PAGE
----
The protection from arbitrary arrest, embedded in the Magna Carta and in theConstitution of the United States, is one of the most powerful weaponsagainst tyranny in democracy's arsenal. Before President Bush, only oneAmerican president suspended habeas corpus - Abraham Lincoln, during theCivil War - and the Supreme Court duly struck down that arrogation of power.

In 2004, the Supreme Court again affirmed habeas corpus, declaring that Mr.Bush had no right to revoke the rules of civilized justice at his whim forhundreds of foreigners he declared "illegal enemy combatants." But Mr. Bushwas determined to avoid judicial scrutiny of the extralegal system ofprisons he created after the Sept. 11 attacks. With the help of his allieson Capitol Hill, he railroaded the habeas corpus suspension through theRepublican-controlled Congress.



The New York Times

September 17, 2007
Op-Ed Columnist

Sad Alan's Lament


When President Bush first took office, it seemed unlikely that he wouldsucceed in getting his proposed tax cuts enacted. The questionable nature ofhis installation in the White House seemed to leave him in a weak politicalposition, while the Senate was evenly balanced between the parties. It washard to see how a huge, controversial tax cut, which delivered most of itsbenefits to a wealthy elite, could get through Congress.

Then Alan Greenspan, the chairman of the Federal Reserve, testified beforethe Senate Budget Committee.

Until then Mr. Greenspan had presented himself as the voice of fiscalresponsibility, warning the Clinton administration not to endanger itshard-won budget surpluses. But now Republicans held the White House, and theGreenspan who appeared before the Budget Committee was a very different man.

Suddenly, his greatest concern - the "emerging key fiscal policy need," hetold Congress - was to avert the threat that the federal government mightactually pay off all its debt. To avoid this awful outcome, he advocated taxcuts. And the floodgates were opened.

As it turns out, Mr. Greenspan's fears that the federal government wouldquickly pay off its debt were, shall we say, exaggerated. And Mr. Greenspanhas just published a book in which he castigates the Bush administration forits fiscal irresponsibility.

Well, I'm sorry, but that criticism comes six years late and a trilliondollars short.



The Washington Post

Crocker Blasts Refugee Process
Iraqis Could Wait 2 Years for Entry, Ambassador Says

By Spencer S. Hsu and Robin Wright
Washington Post Staff Writers
Monday, September 17, 2007; A01

The U.S. ambassador to Iraq warned that it may take the U.S. government aslong as two years to process and admit nearly 10,000 Iraqi refugees referredby the United Nations for resettlement to the United States, because ofbureaucratic bottlenecks.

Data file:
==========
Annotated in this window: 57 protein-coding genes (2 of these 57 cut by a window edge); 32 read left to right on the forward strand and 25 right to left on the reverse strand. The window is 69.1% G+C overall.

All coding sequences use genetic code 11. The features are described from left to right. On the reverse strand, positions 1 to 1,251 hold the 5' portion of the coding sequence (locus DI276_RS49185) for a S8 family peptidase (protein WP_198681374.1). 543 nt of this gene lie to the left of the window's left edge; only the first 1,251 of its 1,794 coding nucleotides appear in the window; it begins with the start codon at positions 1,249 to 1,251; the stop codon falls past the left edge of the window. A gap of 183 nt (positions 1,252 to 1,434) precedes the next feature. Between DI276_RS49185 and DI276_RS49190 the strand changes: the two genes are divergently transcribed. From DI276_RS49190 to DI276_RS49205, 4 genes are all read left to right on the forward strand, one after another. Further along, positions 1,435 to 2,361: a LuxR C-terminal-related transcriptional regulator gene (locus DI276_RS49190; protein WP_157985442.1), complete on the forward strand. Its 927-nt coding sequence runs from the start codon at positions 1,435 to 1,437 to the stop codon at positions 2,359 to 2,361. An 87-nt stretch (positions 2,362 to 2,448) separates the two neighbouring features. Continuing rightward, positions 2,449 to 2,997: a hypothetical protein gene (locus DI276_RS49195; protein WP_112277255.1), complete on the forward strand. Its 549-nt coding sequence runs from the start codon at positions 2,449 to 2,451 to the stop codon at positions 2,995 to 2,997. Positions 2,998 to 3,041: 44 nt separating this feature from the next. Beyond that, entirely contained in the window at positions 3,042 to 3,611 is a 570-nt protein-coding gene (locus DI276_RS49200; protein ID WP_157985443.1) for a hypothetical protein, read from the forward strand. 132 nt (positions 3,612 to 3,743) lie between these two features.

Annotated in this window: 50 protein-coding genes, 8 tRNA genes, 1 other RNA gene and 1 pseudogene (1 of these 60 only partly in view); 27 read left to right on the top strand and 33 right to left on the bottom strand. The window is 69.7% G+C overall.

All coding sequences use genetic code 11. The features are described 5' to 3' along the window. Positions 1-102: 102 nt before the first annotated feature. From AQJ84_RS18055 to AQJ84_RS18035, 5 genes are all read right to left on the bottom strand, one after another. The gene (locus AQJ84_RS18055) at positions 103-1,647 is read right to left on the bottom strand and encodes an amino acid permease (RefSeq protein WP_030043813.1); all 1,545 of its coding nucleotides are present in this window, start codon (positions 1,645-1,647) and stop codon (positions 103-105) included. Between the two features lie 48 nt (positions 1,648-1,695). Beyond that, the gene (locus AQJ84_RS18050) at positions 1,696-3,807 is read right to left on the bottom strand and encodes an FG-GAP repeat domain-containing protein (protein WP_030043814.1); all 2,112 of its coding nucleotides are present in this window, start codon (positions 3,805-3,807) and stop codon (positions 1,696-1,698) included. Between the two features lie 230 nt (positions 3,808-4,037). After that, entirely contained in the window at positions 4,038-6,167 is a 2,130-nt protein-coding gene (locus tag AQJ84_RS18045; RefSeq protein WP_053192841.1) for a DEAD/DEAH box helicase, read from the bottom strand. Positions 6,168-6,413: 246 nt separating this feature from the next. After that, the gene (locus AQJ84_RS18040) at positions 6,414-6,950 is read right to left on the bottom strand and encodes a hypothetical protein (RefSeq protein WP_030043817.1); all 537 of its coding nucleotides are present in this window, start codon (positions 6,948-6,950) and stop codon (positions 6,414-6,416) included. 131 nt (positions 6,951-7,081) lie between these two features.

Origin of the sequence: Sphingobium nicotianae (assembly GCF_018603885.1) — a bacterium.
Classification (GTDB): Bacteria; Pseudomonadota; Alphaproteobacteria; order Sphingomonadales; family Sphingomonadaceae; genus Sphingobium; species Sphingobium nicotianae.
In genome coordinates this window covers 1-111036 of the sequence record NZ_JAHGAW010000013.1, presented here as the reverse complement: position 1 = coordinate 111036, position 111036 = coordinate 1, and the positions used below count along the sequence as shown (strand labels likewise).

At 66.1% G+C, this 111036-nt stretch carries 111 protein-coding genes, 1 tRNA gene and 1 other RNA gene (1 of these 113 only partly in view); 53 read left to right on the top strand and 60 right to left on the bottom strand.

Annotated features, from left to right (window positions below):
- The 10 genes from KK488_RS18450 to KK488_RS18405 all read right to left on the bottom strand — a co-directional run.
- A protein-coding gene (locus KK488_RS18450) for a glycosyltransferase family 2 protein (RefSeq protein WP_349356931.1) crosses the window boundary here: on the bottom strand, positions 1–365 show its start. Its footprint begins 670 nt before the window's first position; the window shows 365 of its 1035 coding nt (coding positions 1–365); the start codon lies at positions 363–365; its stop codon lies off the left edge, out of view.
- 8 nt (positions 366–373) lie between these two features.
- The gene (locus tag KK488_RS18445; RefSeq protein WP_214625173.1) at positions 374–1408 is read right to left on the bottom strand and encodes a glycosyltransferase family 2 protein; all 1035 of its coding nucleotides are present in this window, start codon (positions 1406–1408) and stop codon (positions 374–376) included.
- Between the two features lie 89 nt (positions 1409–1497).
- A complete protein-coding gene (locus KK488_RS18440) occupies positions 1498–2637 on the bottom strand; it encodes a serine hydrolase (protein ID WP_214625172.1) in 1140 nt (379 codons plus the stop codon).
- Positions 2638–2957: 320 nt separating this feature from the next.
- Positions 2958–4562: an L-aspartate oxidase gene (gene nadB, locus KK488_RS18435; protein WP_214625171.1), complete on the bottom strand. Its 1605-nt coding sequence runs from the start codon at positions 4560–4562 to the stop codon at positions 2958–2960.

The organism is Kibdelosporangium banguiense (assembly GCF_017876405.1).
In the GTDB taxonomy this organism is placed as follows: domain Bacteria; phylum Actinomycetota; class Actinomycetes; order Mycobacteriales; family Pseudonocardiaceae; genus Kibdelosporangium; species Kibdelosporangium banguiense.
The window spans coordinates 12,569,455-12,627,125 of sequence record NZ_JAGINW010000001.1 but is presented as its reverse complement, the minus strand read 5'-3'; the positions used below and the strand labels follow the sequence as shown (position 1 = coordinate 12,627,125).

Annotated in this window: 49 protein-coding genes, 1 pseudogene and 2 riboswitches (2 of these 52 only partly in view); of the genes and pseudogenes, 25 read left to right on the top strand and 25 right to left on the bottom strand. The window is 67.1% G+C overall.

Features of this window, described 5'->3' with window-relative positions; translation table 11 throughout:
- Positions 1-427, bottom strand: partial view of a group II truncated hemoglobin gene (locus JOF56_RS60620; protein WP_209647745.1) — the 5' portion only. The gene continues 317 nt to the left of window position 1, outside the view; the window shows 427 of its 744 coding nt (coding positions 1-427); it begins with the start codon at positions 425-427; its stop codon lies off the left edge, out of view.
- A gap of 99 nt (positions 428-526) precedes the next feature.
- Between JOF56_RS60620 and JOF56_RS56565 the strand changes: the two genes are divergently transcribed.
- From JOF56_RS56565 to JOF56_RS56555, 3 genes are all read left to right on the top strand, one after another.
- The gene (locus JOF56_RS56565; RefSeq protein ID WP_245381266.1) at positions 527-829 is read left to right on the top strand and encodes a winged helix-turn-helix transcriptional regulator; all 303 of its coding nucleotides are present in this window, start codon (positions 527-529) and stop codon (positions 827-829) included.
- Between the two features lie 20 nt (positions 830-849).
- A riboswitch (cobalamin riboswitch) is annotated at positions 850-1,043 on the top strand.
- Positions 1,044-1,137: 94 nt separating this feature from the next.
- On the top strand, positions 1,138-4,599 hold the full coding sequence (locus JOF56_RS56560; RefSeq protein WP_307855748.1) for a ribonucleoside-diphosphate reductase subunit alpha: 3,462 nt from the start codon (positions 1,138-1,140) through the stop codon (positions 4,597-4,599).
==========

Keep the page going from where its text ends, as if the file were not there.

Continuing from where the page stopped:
In a bluntly worded State Department cable titled "Iraqi Refugee Processing:Can We Speed It Up?" Ambassador Ryan C. Crocker noted that the Department ofHomeland Security had only a handful of officers in Jordan to vet therefugees.

Bush administration officials in Washington immediately disputed several ofCrocker's claims.

Still, the "sensitive" but unclassified memo, sent Sept. 7, laid out awrenching, ground-level view of the U.S. government's halting response toIraq's refugee crisis. Human rights groups and independent analysts saythousands of desperate Iraqis who have worked alongside Americans now findthemselves the targets of insurgents and sectarian militias, prompting manyof them to seek residency in the United States or Europe.

Although the subject was little addressed during Crocker's and Gen. David H.Petraeus's public testimony to Congress last week on the state of the war,the envoy has raised the issue in two cables in the past two months.



The Washington Post

The Next War
It's always looming. But has our military learned the right lessons fromthis one to fight it and win?

By Wesley K. Clark
Sunday, September 16, 2007; B01

Testifying before Congress last week, Gen. David H. Petraeus appearedcommanding, smart and alive to the challenges that his soldiers face inIraq. But he also embodied what the Iraq conflict has come to represent: anembattled, able, courageous military at war, struggling to maintain itsauthority and credibility after 4 1/2 years of a "cakewalk" gone wrong.

Petraeus will not be the last general to find himself explaining how amilitary intervention has misfired and urging skeptical lawmakers to believethat the mission can still be accomplished. For the next war is alwayslooming, and so is the urgent question of whether the U.S. military canadapt in time to win it.

Today, the most likely next conflict will be with Iran, a radical state thatAmerica has tried to isolate for almost 30 years and that now threatens tofurther destabilize the Middle East through its expansionist aims, backingof terrorist proxies such as the Lebanese group Hezbollah and Hamas in Gazaand the West Bank, and far-reaching support for radical Shiite militias inIraq. As Iran seems to draw closer to acquiring nuclear weapons, almostevery U.S. leader -- and would-be president -- has said that it simply won'tbe permitted to reach that goal.